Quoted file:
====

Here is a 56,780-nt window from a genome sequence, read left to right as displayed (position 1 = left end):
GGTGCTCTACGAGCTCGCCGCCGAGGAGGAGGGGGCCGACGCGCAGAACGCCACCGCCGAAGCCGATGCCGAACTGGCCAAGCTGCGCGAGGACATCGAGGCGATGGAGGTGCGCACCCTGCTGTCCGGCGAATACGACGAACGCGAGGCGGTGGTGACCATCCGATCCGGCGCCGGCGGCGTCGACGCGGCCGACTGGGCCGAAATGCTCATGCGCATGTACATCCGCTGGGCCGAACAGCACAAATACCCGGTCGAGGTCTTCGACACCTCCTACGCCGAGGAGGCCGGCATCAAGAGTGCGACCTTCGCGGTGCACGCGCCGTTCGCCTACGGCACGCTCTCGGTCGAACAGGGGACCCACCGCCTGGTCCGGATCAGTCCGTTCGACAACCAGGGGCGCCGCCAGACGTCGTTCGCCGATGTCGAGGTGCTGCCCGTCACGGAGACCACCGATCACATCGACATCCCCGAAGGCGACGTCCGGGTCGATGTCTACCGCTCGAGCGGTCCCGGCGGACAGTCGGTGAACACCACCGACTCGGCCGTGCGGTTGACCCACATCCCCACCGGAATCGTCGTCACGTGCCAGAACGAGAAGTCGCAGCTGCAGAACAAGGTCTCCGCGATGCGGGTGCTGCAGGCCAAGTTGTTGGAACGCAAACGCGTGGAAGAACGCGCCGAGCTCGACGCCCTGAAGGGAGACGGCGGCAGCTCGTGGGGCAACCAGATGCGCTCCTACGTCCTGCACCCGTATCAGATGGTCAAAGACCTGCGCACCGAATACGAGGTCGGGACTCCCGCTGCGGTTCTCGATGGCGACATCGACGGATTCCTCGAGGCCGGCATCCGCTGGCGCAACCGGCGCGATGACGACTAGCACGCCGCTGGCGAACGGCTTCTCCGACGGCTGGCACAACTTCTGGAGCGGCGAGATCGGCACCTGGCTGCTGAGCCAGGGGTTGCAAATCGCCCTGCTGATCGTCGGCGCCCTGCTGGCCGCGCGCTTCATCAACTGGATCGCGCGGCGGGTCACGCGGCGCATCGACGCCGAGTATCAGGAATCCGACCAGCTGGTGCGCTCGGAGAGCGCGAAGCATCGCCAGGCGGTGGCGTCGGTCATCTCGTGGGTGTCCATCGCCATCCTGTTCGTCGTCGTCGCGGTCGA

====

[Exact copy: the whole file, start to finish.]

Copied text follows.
Here is a 56,780-nt window from a genome sequence, read left to right as displayed (position 1 = left end):
GGTGCTCTACGAGCTCGCCGCCGAGGAGGAGGGGGCCGACGCGCAGAACGCCACCGCCGAAGCCGATGCCGAACTGGCCAAGCTGCGCGAGGACATCGAGGCGATGGAGGTGCGCACCCTGCTGTCCGGCGAATACGACGAACGCGAGGCGGTGGTGACCATCCGATCCGGCGCCGGCGGCGTCGACGCGGCCGACTGGGCCGAAATGCTCATGCGCATGTACATCCGCTGGGCCGAACAGCACAAATACCCGGTCGAGGTCTTCGACACCTCCTACGCCGAGGAGGCCGGCATCAAGAGTGCGACCTTCGCGGTGCACGCGCCGTTCGCCTACGGCACGCTCTCGGTCGAACAGGGGACCCACCGCCTGGTCCGGATCAGTCCGTTCGACAACCAGGGGCGCCGCCAGACGTCGTTCGCCGATGTCGAGGTGCTGCCCGTCACGGAGACCACCGATCACATCGACATCCCCGAAGGCGACGTCCGGGTCGATGTCTACCGCTCGAGCGGTCCCGGCGGACAGTCGGTGAACACCACCGACTCGGCCGTGCGGTTGACCCACATCCCCACCGGAATCGTCGTCACGTGCCAGAACGAGAAGTCGCAGCTGCAGAACAAGGTCTCCGCGATGCGGGTGCTGCAGGCCAAGTTGTTGGAACGCAAACGCGTGGAAGAACGCGCCGAGCTCGACGCCCTGAAGGGAGACGGCGGCAGCTCGTGGGGCAACCAGATGCGCTCCTACGTCCTGCACCCGTATCAGATGGTCAAAGACCTGCGCACCGAATACGAGGTCGGGACTCCCGCTGCGGTTCTCGATGGCGACATCGACGGATTCCTCGAGGCCGGCATCCGCTGGCGCAACCGGCGCGATGACGACTAGCACGCCGCTGGCGAACGGCTTCTCCGACGGCTGGCACAACTTCTGGAGCGGCGAGATCGGCACCTGGCTGCTGAGCCAGGGGTTGCAAATCGCCCTGCTGATCGTCGGCGCCCTGCTGGCCGCGCGCTTCATCAACTGGATCGCGCGGCGGGTCACGCGGCGCATCGACGCCGAGTATCAGGAATCCGACCAGCTGGTGCGCTCGGAGAGCGCGAAGCATCGCCAGGCGGTGGCGTCGGTCATCTCGTGGGTGTCCATCGCCATCCTGTTCGTCGTCGTCGCGGTCGA